A recent study has led to the identification of a critical metabolic “switch” in fruit flies that helps oxygen-deprived cells survive. The researchers hope that they can utilize this information to help human cells and tissues adapt and survive under low oxygen situations caused by disease.

“A transcriptional suppressor, which we call hairy, is crucial for reducing the mismatch between supply and demand of oxygen,” says author Dan Zhou, PhD, from the University of California, San Diego.

The research team developed a strain of fly called Drosophila melanogaster with a tolerance to severe hypoxic conditions through adaptive change over many generations. The researchers then compared the difference in gene expression profiles between hypoxia-tolerant and normal Drosophila melanogaster,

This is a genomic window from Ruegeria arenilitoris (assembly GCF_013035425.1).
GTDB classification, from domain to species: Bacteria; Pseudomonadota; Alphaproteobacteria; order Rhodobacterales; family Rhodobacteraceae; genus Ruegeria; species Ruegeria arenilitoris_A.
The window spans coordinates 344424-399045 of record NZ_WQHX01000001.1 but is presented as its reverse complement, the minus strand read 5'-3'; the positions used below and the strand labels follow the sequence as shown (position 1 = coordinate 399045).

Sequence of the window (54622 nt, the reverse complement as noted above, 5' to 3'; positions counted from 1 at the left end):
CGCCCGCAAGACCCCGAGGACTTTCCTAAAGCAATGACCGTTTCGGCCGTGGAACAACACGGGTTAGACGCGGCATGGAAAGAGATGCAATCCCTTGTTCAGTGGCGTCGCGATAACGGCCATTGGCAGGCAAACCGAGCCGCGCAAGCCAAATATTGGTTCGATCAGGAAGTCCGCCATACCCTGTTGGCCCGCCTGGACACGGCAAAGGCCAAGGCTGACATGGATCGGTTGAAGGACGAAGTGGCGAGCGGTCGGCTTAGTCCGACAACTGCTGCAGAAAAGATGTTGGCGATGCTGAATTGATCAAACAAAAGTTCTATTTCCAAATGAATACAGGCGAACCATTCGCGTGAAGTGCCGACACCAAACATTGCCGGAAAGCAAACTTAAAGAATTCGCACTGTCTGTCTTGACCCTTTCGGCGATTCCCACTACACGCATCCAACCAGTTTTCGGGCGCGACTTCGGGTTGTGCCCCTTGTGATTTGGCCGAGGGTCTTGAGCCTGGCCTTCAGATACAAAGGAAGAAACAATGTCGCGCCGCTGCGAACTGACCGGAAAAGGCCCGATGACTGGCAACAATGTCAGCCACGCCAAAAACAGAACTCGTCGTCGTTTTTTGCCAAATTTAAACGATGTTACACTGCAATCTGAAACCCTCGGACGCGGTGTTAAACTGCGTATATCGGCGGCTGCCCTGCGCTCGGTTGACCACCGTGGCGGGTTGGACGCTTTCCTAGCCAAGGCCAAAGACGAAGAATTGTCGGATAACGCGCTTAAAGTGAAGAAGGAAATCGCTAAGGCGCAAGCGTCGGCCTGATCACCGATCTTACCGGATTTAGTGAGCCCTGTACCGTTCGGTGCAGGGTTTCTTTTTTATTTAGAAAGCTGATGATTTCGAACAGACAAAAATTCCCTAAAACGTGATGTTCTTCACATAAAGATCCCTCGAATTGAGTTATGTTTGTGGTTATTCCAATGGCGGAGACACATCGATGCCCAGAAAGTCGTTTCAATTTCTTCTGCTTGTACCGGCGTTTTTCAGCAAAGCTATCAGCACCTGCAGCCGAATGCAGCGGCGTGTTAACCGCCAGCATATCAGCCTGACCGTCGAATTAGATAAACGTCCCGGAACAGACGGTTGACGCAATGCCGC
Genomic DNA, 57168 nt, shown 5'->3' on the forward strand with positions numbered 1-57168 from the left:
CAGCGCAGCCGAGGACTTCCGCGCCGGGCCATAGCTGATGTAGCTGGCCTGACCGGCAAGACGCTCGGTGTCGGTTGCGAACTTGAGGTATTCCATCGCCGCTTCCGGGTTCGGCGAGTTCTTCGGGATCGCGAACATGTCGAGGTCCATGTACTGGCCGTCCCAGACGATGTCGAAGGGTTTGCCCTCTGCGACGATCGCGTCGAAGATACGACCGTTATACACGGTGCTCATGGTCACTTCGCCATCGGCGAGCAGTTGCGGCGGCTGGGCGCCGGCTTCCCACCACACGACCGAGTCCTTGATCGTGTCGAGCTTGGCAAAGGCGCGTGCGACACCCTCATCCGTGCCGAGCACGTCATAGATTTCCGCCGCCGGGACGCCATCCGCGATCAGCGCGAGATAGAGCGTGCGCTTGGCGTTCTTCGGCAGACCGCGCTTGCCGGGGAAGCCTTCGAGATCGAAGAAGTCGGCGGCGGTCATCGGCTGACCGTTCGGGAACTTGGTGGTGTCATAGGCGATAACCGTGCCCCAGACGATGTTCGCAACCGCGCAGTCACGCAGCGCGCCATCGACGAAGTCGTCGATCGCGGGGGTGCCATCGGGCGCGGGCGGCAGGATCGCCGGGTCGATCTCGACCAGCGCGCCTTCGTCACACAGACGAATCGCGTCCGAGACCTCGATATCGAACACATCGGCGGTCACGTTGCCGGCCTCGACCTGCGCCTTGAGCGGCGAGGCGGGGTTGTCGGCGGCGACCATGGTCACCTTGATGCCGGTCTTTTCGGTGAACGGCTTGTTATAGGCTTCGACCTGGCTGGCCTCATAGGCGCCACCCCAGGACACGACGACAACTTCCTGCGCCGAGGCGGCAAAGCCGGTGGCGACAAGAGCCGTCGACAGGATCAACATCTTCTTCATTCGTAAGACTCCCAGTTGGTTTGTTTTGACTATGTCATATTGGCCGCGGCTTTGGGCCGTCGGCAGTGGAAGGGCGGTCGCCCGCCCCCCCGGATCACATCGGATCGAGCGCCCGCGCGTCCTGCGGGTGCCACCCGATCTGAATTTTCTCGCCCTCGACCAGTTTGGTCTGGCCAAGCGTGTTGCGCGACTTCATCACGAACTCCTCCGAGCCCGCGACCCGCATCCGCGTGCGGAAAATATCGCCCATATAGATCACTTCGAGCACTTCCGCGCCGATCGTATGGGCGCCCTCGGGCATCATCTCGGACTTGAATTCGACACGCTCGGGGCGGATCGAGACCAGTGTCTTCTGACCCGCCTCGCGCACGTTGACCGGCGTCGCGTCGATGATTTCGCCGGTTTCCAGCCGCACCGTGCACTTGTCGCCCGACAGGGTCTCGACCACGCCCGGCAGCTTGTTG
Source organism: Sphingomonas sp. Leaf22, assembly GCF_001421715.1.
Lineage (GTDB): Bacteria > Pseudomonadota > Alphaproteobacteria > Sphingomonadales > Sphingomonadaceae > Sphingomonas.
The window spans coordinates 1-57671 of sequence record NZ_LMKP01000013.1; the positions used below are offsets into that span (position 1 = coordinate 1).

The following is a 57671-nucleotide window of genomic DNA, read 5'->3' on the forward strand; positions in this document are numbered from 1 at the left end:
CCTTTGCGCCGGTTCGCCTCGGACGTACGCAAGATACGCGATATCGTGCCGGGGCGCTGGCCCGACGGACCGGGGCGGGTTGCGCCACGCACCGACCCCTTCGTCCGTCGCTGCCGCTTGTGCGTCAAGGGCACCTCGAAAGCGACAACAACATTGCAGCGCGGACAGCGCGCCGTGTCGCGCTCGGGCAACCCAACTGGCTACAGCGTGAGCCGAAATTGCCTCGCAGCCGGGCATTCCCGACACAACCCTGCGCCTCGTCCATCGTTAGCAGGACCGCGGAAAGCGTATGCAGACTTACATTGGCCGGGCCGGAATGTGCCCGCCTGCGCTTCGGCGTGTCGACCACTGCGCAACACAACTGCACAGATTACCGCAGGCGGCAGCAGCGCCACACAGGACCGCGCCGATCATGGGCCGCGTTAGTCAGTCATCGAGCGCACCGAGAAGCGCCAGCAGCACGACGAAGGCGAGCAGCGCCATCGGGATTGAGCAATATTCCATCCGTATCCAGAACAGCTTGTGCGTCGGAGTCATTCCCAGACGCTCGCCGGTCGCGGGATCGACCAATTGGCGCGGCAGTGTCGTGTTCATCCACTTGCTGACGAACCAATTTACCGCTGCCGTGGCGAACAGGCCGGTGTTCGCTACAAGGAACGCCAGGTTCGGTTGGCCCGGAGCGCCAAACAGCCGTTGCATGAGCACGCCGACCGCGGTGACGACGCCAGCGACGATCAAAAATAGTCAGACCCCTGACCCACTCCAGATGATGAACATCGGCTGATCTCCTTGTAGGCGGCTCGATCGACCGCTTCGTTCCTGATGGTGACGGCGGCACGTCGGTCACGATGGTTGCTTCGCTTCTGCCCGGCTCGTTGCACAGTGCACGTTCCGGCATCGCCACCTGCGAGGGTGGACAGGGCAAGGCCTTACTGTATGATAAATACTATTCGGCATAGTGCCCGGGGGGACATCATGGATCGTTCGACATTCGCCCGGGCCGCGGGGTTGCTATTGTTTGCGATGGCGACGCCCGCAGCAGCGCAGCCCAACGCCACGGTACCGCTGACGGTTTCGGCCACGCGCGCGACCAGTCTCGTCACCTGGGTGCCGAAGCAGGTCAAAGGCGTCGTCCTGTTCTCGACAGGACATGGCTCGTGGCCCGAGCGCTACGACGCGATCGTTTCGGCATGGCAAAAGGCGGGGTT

“We discovered that the hairy gene binds to and shuts off, or suppresses, activation of many genes,” says Gabriel G. Haddad, MD. “When hairy is activated, it puts the brakes on various signaling pathways in the cell, enabling the cells to become resistant to the low-oxygen environment.”

The study is published in the October 17 issue of Public Library of Sciences (PLoS) Genetics.